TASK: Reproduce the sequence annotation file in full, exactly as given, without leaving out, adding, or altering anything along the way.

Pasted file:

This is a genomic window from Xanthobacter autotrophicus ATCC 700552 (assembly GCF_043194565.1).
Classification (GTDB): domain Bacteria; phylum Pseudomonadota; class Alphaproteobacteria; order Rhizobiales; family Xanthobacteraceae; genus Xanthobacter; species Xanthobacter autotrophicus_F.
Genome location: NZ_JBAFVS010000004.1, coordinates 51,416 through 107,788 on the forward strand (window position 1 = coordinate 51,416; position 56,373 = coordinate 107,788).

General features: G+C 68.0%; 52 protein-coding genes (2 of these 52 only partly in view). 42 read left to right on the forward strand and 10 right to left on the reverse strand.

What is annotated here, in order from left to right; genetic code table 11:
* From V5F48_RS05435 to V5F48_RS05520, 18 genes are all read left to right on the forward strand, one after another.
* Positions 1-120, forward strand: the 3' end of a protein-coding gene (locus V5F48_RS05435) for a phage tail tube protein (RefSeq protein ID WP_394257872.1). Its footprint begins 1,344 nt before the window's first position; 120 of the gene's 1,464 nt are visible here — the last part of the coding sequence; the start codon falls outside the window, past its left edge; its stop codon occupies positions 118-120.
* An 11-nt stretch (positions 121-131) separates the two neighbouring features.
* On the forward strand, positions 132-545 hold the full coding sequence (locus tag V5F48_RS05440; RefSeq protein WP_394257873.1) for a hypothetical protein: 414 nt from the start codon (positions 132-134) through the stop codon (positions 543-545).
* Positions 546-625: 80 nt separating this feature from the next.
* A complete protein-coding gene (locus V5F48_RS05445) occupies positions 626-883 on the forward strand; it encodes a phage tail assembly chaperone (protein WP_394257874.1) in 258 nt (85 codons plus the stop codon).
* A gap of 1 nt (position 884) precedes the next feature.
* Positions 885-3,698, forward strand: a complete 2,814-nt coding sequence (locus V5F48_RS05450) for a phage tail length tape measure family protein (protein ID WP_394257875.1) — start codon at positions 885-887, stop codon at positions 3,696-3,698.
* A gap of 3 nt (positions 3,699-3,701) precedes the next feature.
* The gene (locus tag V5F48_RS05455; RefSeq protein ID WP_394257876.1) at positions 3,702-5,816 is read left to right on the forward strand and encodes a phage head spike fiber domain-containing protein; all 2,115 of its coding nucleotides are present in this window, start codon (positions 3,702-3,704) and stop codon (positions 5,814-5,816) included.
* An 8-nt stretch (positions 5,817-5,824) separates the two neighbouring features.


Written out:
This is a genomic window from Xanthobacter autotrophicus ATCC 700552 (assembly GCF_043194565.1).
Classification (GTDB): domain Bacteria; phylum Pseudomonadota; class Alphaproteobacteria; order Rhizobiales; family Xanthobacteraceae; genus Xanthobacter; species Xanthobacter autotrophicus_F.
Genome location: NZ_JBAFVS010000004.1, coordinates 51,416 through 107,788 on the forward strand (window position 1 = coordinate 51,416; position 56,373 = coordinate 107,788).

General features: G+C 68.0%; 52 protein-coding genes (2 of these 52 only partly in view). 42 read left to right on the forward strand and 10 right to left on the reverse strand.

What is annotated here, in order from left to right; genetic code table 11:
* From V5F48_RS05435 to V5F48_RS05520, 18 genes are all read left to right on the forward strand, one after another.
* Positions 1-120, forward strand: the 3' end of a protein-coding gene (locus V5F48_RS05435) for a phage tail tube protein (RefSeq protein ID WP_394257872.1). Its footprint begins 1,344 nt before the window's first position; 120 of the gene's 1,464 nt are visible here — the last part of the coding sequence; the start codon falls outside the window, past its left edge; its stop codon occupies positions 118-120.
* An 11-nt stretch (positions 121-131) separates the two neighbouring features.
* On the forward strand, positions 132-545 hold the full coding sequence (locus tag V5F48_RS05440; RefSeq protein WP_394257873.1) for a hypothetical protein: 414 nt from the start codon (positions 132-134) through the stop codon (positions 543-545).
* Positions 546-625: 80 nt separating this feature from the next.
* A complete protein-coding gene (locus V5F48_RS05445) occupies positions 626-883 on the forward strand; it encodes a phage tail assembly chaperone (protein WP_394257874.1) in 258 nt (85 codons plus the stop codon).
* A gap of 1 nt (position 884) precedes the next feature.
* Positions 885-3,698, forward strand: a complete 2,814-nt coding sequence (locus V5F48_RS05450) for a phage tail length tape measure family protein (protein ID WP_394257875.1) — start codon at positions 885-887, stop codon at positions 3,696-3,698.
* A gap of 3 nt (positions 3,699-3,701) precedes the next feature.
* The gene (locus tag V5F48_RS05455; RefSeq protein ID WP_394257876.1) at positions 3,702-5,816 is read left to right on the forward strand and encodes a phage head spike fiber domain-containing protein; all 2,115 of its coding nucleotides are present in this window, start codon (positions 3,702-3,704) and stop codon (positions 5,814-5,816) included.
* An 8-nt stretch (positions 5,817-5,824) separates the two neighbouring features.